The TasteMakers project was created “for New Yorkers to check out new restaurants we see as forward-thinking and adventurous…to represent the cutting edge of food.” Thirty restaurants, bars and sweet shops are participating ranging from Canelé by Céline on the Upper East Side to the Whiskey Soda Lounge at Columbia Waterfront District (where ever that is!) When I was asked to review Meadowsweet I happily (almost happily) took the train to trendy South Williamsburg, tried to grow some ironic facial hair on the way---a completely failure--and began my life as a food critic. Paraphrasing the Bard, “If food be the music of love, eat on!”
I arrived in South Williamsburg in a foul mood having barely survived navigating the underground labyrinth of the 14th Street Train station, a crowded, urine-soaked version of Dante’s First Ring of Hell, searching for the M train (M for Mysterious? Miserable?) When I finally arrived at Mercy Street (indeed, Lord have it!) there was no cell reception so I hadn’t a clue where I was. Instead of bursting into tears, I restarted my iPhone and dear Siri, genuinely surprised I was in Brooklyn, guided me down the grungy-brick road. If this is trendy, I thought, you can have it.
The journey started to improve as I past the legendary Peter Luger’s Steakhouse. Ah, the light dawning, this is where the Manhattan glitterati go for meat. Then I passed the monumental Williamsburg Savings Bank, a miniature Saint Paul’s Cathedral plopped down in the middle of nowhere, although the Hassidim walking around in their black coats made me question my metaphor.
Finally, in the distance, twinkling like Emerald City, was Meadowsweet (149 Broadway, 718 384-0673), and once inside, my awful journey faded into oblivion as I began an outstanding meal.
The welcoming interior is a bright, airy space decorated with whitewashed pine reclaimed from a factory in Kentucky plus a 17-foot herb garden hanging form a loft over the entrance. An old-fashioned mosaic floor, original to the building’s first tenant, a printing factor, added a homey feel to the contemporary white.
Polo Dobkin who was the Chef at Gramercy Tavern and guided the much lamented Dressler to its own Michelin star, is now the owner and chef with his wife Stephanie; after an extensive search around Brooklyn including Park Slope and other areas, they decided on reconditioning Dressler’s ground floor location.
The people at TasteMakers suggested I order from the special 5 Course Chef’s Tasting menu (each TasteMaker participant has created an affordable one, this one is $65) and I was more than happy to oblige. The waitress asked if we had any food restrictions, any preferences, and then chef would concoct a 5 Course meal tailored specifically for us. Continuing my music metaphor, we left the menu to chance, an edible John Cage-like feast. I was with two friends, so we had the opportunity to taste 15 different dishes.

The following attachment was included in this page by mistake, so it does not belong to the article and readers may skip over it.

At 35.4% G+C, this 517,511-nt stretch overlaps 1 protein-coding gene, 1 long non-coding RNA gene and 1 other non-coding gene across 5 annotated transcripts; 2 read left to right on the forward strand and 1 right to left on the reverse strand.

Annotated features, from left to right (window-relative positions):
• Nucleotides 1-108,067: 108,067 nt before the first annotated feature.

Of the three starters the winner was the one presented to me (the kitchen knew I was reviewing): the Crispy Baby Artichokes with baby arugula, shaved parmesan and creamy garlic dressing, a signature dish. I remember loving another artichoke dish at Piperno a fabulous restaurant in the Jewish section of Rome, but this crunchy, creamy delight put dear Piperno’s to shame.
This five-course meal consisted of a starter, a pasta dish, a seafood dish and a meat dish topped off by desert. Plenty of food, indeed, but the portions were exactly the right size (not too small, Goldilocks, not too big) to be enjoyed without feeling stuffed or worse, still hungry. Again, I think I was given the winner, a perfect pasta, the Chitarra Nero with uni, rock shrimp, crab and house-made garlic bread crumbs. Our waitress warned it might be spicy, but the seasoning merely highlighted the fish; the uni was as succulent as the uni served in the best and most expensive Japanese restaurants in the city.
At the beginning of the ordering process, I mentioned I loved octopus so I was pleased (and by now, not all that surprised) that I was served the Grilled Spanish Octopus with tomato, fregola and mollica. Suffice it to say that Chef Polo’s roots are Austrian and Spanish (Catalonian) and he likes to keep the Mediterranean menu seafood centric and this octopus dish rivaled the octopus I was served on Mykonos, having just been caught by Tasos, my fisherman friend, and served to me minutes later.
The only restriction I gave to our waitress was I would rather not have the Hanger Steak. I was delighted when she served the Duck breast with Tokyo turnips, acorn squash, puffed rice and mole. Even though every dished had been a treat, I think the duck, tender and pick, that seemed to melt in my mouth like a savory M&M, was my favorite. The tiny turnips and squash were farm fresh, lightly steamed, while the puffed rice added a risotto feel to the dish. Of course, every plate was shared with my friends, and Michele a genuine foodie, was rendered speechless by the delicacies.
After tasting the three deserts, which I’ll refrain from writing about in case my trainer is reading this article, we were introduced to sous-chef Alex Clark, substituting for Polo on his night off.
Twenty-seven year old Alex, heavily tattooed, bearded and pierced like all good Brooklyn-ites, is clearly a disciple of Dopkin’s and was all too happy to share his thoughts about Meadowsweet: “I love the rustic food style. It’s all about the down to earth flavors. The Tasting Menu let’s us play around with some special ideas, to challenge ourselves, as well as offer our signature dishes. I hate to use the phrase fine dining, but we simply want to be a high end restaurant in Brooklyn with really great food.”